014: Pegboard Nerds Masterclass Breakdown (15 Tips with Timestamps)

014: Pegboard Nerds Masterclass Breakdown (15 Tips with Timestamps)

This week on Bass Camp, I break down the Pegboard Nerds Masterclass presented by JBL. Seems like you guys like these breakdowns, so I'll be sprinkling them in here and there. If you have any master class breakdown requests, reach out (@drkstdwn everywhere) and give me a shout!



PS: If the WATCH links don't take you to the correct position in the video, try right clicking and open them in a new tab or new window.

Here are the 15 tips and takeaways from the Pegboard Nerds Masterclass:


1. Facetime call to Rob Swire to explain Gain Staging (@ 26:10) [WATCH]

He explains the point of Gain Staging is to arrive at a point where you're:

  • Not clipping the master
  • Ensuring optimal levels going into each plugin that allow them to process the audio properly (not clipping, not too quiet) 
  • Ensure you have optimal levels for your "groups" or "busses" where multiple signals are being combined (not clipping, not too quiet)

2. How they approach track arrangement (@ 54:54) [WATCH]

  • Bounce all of your track ideas into one single file
  • Open a new project, import this file, and play around with arrangement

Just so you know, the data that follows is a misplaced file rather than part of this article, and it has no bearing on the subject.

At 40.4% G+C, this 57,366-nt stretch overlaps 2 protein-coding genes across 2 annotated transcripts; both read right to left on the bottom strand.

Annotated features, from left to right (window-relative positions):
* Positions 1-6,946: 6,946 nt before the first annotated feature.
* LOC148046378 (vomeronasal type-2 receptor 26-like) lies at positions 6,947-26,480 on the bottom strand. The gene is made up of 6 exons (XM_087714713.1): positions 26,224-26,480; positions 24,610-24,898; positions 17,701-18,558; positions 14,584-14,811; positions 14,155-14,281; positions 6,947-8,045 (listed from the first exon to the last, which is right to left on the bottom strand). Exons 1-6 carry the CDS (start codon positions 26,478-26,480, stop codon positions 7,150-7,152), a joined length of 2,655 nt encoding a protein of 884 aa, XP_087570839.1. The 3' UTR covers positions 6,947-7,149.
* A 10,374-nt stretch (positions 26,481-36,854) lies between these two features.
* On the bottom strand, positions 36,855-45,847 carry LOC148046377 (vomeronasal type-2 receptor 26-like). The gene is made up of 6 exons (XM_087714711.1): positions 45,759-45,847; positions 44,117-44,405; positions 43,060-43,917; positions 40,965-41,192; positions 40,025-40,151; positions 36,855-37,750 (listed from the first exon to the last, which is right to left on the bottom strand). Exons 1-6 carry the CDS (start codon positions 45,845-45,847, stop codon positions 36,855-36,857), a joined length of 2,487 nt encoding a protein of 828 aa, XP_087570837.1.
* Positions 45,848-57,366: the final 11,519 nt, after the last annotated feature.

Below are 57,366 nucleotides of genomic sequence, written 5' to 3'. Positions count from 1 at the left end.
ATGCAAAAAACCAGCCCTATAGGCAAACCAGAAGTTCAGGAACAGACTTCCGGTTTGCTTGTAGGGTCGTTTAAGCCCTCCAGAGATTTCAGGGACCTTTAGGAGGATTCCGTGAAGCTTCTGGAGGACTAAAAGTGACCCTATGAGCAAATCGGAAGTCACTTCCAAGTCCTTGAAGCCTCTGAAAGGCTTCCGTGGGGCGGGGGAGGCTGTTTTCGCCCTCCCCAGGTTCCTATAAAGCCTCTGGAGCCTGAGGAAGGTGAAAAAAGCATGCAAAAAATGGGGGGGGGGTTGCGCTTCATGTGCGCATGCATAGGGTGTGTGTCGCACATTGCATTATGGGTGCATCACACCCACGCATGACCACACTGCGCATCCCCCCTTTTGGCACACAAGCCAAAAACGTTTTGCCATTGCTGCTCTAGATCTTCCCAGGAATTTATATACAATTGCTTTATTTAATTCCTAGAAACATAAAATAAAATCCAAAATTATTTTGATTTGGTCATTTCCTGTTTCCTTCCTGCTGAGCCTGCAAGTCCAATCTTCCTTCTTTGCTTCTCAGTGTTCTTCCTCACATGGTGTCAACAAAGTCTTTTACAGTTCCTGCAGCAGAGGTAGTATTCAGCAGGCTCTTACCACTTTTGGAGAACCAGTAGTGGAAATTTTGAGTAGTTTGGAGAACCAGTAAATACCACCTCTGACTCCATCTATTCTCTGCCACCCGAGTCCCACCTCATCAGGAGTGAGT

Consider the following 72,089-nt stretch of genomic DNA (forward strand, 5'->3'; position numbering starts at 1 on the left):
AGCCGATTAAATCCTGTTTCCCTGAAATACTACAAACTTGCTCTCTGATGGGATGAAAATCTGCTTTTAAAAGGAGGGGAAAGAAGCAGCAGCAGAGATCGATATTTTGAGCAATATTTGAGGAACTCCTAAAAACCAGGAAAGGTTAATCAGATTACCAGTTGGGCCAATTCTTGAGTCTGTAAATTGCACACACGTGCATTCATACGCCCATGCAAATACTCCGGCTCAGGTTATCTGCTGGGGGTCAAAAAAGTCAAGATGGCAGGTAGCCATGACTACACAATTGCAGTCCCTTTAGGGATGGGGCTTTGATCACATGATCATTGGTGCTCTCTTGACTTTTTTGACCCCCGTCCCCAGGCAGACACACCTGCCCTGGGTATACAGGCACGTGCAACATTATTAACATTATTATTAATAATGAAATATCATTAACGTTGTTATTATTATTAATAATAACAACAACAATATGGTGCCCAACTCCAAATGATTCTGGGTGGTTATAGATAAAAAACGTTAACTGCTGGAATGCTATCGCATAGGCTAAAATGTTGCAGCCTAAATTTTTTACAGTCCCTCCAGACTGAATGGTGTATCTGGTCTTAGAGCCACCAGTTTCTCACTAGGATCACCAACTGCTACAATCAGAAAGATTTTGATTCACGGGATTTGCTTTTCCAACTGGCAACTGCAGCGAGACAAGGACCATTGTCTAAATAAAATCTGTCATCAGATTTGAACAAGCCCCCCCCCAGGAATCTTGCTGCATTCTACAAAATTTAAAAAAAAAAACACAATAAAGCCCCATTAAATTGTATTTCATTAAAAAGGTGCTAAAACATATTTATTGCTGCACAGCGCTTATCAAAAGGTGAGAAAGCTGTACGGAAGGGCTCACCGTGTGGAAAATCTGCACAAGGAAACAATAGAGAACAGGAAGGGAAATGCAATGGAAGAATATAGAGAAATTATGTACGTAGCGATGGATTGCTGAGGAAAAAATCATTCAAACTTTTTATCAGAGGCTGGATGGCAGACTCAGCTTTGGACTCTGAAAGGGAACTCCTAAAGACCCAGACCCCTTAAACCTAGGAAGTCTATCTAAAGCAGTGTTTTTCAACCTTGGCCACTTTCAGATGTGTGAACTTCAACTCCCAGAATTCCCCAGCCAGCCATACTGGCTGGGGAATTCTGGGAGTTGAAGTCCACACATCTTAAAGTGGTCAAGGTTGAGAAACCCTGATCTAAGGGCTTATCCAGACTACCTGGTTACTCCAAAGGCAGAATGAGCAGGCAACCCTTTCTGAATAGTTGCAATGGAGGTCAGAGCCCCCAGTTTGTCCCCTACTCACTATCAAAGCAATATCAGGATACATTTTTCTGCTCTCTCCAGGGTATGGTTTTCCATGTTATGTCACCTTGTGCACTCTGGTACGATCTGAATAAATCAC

• This avoids having to mess around with arrangement ideas inside a HUGE multi-layered project 

3. Using Melodyne to completely transform atonal vocals into something more melodic (@ 58:56) [WATCH]

4. How to find inspiration and dealing with frustration (@ 1:17:46) [WATCH]

  • Hit the studio consistantly no matter how you're feeling
  • Savor the peaks of the process (nailing a drop, or a mix, etc)
  • Stuff starts happening after 7-8 hours, you usually hit a flow, then you have to continue 

5. How to flush out the ideas in your head (@ 1:26:41) [WATCH]

  • If you can play out melodies on the piano and that's fast for you do that
  • If its faster to hum into your phone, do that
  • Whatever you do, get the idea down, or you'll regret it when it disappears

6. Don't trip about using Samples and Loops from Packs (@ 1:29:58) [WATCH]

  • If it sounds good it sounds good...use it
  • No one at the club even know what samples or loops are
  • Don't be afraid to be called out, it doesn't matter 



7. Limit your toolbox, and know your tools (@ 29:28) [WATCH]

8. Making the perfect Serum Sub by tweaking Wavetable Harmonics (@ 37:17) [WATCH]

  • They usually use 3 harmonics for their subbass in Serum
  • Makes it easier to shift phase this way if you are looking to get real nitty gritty with lining up your sub's phase with your kick's phase 

9. When you layer, make things sounds simple and interesting no matter how many layers you have (@ 1:02:08) [WATCH]

10. Turning reverb off on each note on a lead hit prevents it from bleeding into the next note (they mentioned they got it from KSHMR, here's the vidoe they are referring to) [WATCH KSHMR's TIP]

11. Their Resampling Technique (@ 1:15:22) [WATCH]